Thus, Josephine garnered the bulk of her fame and fortune in the more progressively-minded Europe, where she toured with and headlined for an erotic variety show in Paris.
In 1934, Josephine Baker performed in an opera at the Théâtre Marigny, which was located on the famed Avenue des Champs-Élysées.
Josephine Baker, posing in her famous banana costume in Paris, 1927.
Why she moved to Paris:
“One day I realized I was living in a country where I was afraid to be black. It was only a country for white people. Not black. So I left. I had been suffocating in the United States. . . . A lot of us left, not because we wanted to leave, but because we couldn’t stand it anymore. . . . I felt liberated in Paris.”
Avenue des Champs-Élysées about 20 years before Baker arrived in Paris.
After marrying a Frenchman in 1937, Baker permanently relinquished her U.S. citizenship, claiming she’d felt accepted in France in ways she’d never experienced in the more racially-divided United States.
Because of Josephine Baker’s fame and her aid in the French resistance movement during World War II (Baker worked as a spy for the French government, smuggling secret messages written in invisible ink on her sheet music), a street was named in her honor in the Montparnasse Quarter of Paris.
Place Joséphine-Baker. Photo: Mbzt.
4) Johnny Depp
Actor Johnny Depp moved to Paris after meeting the French actress and singer Vanessa Paradis, in 1998. The couple and their two children currently split their time between their house in the suburbs of Paris, their vineyard in the South of France, their residences in California and their private island in the Bahamas.
Though Depp owns two homes in Los Angeles and has told reporters that he’s “not ready to go give up my American citizenship,” he prefers the relatively simple and anonymous life he leads in France to what he sees as a frantically-paced, celebrity-obsessed Los Angeles.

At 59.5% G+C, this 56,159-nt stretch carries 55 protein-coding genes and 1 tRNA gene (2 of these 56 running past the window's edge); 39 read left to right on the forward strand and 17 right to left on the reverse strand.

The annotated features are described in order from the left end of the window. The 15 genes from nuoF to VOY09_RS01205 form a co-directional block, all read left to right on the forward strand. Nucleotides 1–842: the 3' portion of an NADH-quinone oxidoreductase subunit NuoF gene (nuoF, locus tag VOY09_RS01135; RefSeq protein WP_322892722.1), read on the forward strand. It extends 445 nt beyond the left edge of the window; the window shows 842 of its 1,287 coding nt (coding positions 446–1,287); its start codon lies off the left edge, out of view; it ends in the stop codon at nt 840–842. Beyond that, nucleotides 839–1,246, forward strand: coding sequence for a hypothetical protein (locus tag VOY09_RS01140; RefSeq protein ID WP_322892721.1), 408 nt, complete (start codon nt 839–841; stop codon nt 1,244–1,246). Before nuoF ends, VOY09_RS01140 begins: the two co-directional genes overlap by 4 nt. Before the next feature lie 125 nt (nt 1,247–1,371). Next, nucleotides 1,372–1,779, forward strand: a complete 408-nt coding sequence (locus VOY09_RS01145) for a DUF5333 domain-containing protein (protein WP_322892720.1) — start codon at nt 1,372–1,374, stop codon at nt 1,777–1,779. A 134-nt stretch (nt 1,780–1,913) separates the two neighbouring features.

Johnny Depp has lived in Paris since the late 1990s. Photo: Arnold Wells Photography.
Why he moved to Paris:
Depp has stated in the past that he believes that Europe, and France in particular, has a culture and history that the United States lacks. “People there know how to live!” he said of France. “In America they’ve forgotten all about it. I’m afraid that the American culture is a disaster.”
He was once quoted, “Fame, celebrity—it’s not such a big deal in Europe. People seem to understand that you just have a weird job. They’re not running after you, trying to carve chunks out of you. It’s strange in the states.”
The neighborhood of Meudon where Johnny Depp lives with his singer/actress girlfriend, Vanessa Paradis.
Perhaps writer and current expat Roman Payne summarized Paris’ magnetism best when he wrote, “People wonder why so many writers come to live in Paris. I’ve been living ten years in Paris and the answer seems simple to me: because it’s the best place to pick ideas. . . . If you want to pick opium poppies you go to Burma or Southeast Asia. And if you want to pick novel ideas, you go to Paris.”
Writers and painters would often gather in restaurants and cafes to discuss ideas, write or paint. Photo: Vintage Lulu.
Have you experienced life in Paris as an artist? Let me know in the comments.
If you liked this, you might also like: Hippies, Hashish and Banana Pancakes: The History of Backpacking.
Main image: Josephine Baker by carbonated.